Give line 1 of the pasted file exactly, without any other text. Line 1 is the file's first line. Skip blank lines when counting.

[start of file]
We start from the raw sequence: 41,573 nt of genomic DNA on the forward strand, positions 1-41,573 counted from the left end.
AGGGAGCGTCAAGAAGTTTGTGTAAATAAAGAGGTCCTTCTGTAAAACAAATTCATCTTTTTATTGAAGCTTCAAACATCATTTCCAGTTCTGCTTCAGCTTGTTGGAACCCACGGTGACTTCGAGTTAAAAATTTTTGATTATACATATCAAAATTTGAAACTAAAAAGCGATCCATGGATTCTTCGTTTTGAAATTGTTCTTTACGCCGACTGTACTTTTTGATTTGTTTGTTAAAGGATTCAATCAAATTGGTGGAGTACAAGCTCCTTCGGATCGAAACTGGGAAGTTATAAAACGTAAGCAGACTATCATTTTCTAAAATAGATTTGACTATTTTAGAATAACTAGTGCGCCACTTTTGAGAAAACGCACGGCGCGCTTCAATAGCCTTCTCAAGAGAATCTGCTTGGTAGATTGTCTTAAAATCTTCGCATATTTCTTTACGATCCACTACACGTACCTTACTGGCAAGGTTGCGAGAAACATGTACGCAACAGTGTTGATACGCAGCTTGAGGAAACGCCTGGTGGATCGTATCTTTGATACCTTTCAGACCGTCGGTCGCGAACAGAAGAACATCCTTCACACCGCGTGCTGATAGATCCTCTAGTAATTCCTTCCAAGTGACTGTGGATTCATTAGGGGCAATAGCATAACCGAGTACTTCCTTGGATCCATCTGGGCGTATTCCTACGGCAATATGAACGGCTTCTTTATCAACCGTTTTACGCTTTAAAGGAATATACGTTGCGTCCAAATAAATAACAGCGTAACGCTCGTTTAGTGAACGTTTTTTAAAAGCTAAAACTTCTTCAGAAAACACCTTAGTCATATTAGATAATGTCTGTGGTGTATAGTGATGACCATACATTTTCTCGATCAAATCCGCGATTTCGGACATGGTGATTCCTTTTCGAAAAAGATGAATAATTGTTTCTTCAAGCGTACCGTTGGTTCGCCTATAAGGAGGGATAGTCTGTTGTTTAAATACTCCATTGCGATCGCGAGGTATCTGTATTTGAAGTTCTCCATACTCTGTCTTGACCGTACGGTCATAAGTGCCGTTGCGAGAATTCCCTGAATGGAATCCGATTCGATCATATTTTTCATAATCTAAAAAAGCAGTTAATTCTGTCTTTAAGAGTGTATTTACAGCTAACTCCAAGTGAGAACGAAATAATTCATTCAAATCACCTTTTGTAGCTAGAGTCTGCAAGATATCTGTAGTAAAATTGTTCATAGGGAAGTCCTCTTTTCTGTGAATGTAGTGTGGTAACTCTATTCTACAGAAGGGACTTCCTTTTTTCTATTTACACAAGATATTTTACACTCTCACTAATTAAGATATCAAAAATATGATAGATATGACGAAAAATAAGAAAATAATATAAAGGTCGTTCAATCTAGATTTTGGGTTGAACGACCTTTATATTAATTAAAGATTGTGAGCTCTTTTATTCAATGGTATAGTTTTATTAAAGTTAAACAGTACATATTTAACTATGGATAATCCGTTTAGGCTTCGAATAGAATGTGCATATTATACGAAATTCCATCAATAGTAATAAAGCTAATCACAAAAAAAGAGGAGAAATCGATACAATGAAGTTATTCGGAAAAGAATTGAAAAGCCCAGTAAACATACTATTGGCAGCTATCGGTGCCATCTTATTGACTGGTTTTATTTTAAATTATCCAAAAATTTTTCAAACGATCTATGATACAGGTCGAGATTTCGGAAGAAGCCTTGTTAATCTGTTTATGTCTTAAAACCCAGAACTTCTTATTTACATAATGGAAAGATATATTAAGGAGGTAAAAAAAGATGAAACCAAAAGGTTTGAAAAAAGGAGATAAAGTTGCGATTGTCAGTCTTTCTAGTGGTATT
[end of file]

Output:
We start from the raw sequence: 41,573 nt of genomic DNA on the forward strand, positions 1-41,573 counted from the left end.